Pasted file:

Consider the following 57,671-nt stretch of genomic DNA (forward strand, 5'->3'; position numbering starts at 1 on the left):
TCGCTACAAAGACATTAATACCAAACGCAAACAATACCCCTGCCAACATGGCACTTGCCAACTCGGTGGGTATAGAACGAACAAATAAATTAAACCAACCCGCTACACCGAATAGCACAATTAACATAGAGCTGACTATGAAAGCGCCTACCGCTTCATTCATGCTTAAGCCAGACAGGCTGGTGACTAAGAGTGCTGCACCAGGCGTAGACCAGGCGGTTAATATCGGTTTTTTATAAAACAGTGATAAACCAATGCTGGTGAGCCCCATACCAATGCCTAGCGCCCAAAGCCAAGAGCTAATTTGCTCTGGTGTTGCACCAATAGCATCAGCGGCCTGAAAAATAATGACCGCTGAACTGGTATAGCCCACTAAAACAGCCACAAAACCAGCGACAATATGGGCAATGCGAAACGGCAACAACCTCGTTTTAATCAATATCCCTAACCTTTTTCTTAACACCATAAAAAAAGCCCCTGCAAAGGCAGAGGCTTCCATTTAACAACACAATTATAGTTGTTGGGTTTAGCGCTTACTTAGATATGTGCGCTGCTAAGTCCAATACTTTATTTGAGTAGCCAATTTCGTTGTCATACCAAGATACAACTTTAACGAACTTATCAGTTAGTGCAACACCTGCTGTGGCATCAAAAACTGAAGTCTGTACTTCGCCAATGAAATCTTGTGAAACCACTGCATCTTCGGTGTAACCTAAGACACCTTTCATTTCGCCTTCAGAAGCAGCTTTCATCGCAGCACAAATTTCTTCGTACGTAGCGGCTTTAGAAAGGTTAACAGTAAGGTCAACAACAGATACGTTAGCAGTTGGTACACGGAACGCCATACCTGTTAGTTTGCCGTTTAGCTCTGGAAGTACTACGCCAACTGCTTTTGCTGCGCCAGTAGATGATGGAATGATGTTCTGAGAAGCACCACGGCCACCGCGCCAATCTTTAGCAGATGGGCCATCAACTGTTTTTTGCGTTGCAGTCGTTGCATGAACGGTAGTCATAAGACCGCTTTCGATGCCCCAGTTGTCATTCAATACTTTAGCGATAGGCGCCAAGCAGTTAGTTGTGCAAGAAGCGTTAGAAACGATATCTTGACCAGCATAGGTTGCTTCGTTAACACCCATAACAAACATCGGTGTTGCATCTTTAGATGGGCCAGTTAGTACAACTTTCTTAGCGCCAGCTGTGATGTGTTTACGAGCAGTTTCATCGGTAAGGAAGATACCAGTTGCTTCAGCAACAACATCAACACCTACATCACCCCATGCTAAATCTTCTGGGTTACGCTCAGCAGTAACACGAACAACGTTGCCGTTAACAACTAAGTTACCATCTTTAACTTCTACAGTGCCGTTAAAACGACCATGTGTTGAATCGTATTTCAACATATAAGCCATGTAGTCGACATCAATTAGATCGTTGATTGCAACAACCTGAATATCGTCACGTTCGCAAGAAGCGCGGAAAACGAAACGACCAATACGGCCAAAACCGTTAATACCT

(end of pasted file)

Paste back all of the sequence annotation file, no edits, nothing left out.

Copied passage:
Consider the following 57,671-nt stretch of genomic DNA (forward strand, 5'->3'; position numbering starts at 1 on the left):
TCGCTACAAAGACATTAATACCAAACGCAAACAATACCCCTGCCAACATGGCACTTGCCAACTCGGTGGGTATAGAACGAACAAATAAATTAAACCAACCCGCTACACCGAATAGCACAATTAACATAGAGCTGACTATGAAAGCGCCTACCGCTTCATTCATGCTTAAGCCAGACAGGCTGGTGACTAAGAGTGCTGCACCAGGCGTAGACCAGGCGGTTAATATCGGTTTTTTATAAAACAGTGATAAACCAATGCTGGTGAGCCCCATACCAATGCCTAGCGCCCAAAGCCAAGAGCTAATTTGCTCTGGTGTTGCACCAATAGCATCAGCGGCCTGAAAAATAATGACCGCTGAACTGGTATAGCCCACTAAAACAGCCACAAAACCAGCGACAATATGGGCAATGCGAAACGGCAACAACCTCGTTTTAATCAATATCCCTAACCTTTTTCTTAACACCATAAAAAAAGCCCCTGCAAAGGCAGAGGCTTCCATTTAACAACACAATTATAGTTGTTGGGTTTAGCGCTTACTTAGATATGTGCGCTGCTAAGTCCAATACTTTATTTGAGTAGCCAATTTCGTTGTCATACCAAGATACAACTTTAACGAACTTATCAGTTAGTGCAACACCTGCTGTGGCATCAAAAACTGAAGTCTGTACTTCGCCAATGAAATCTTGTGAAACCACTGCATCTTCGGTGTAACCTAAGACACCTTTCATTTCGCCTTCAGAAGCAGCTTTCATCGCAGCACAAATTTCTTCGTACGTAGCGGCTTTAGAAAGGTTAACAGTAAGGTCAACAACAGATACGTTAGCAGTTGGTACACGGAACGCCATACCTGTTAGTTTGCCGTTTAGCTCTGGAAGTACTACGCCAACTGCTTTTGCTGCGCCAGTAGATGATGGAATGATGTTCTGAGAAGCACCACGGCCACCGCGCCAATCTTTAGCAGATGGGCCATCAACTGTTTTTTGCGTTGCAGTCGTTGCATGAACGGTAGTCATAAGACCGCTTTCGATGCCCCAGTTGTCATTCAATACTTTAGCGATAGGCGCCAAGCAGTTAGTTGTGCAAGAAGCGTTAGAAACGATATCTTGACCAGCATAGGTTGCTTCGTTAACACCCATAACAAACATCGGTGTTGCATCTTTAGATGGGCCAGTTAGTACAACTTTCTTAGCGCCAGCTGTGATGTGTTTACGAGCAGTTTCATCGGTAAGGAAGATACCAGTTGCTTCAGCAACAACATCAACACCTACATCACCCCATGCTAAATCTTCTGGGTTACGCTCAGCAGTAACACGAACAACGTTGCCGTTAACAACTAAGTTACCATCTTTAACTTCTACAGTGCCGTTAAAACGACCATGTGTTGAATCGTATTTCAACATATAAGCCATGTAGTCGACATCAATTAGATCGTTGATTGCAACAACCTGAATATCGTCACGTTCGCAAGAAGCGCGGAAAACGAAACGACCAATACGGCCAAAACCGTTAATACCT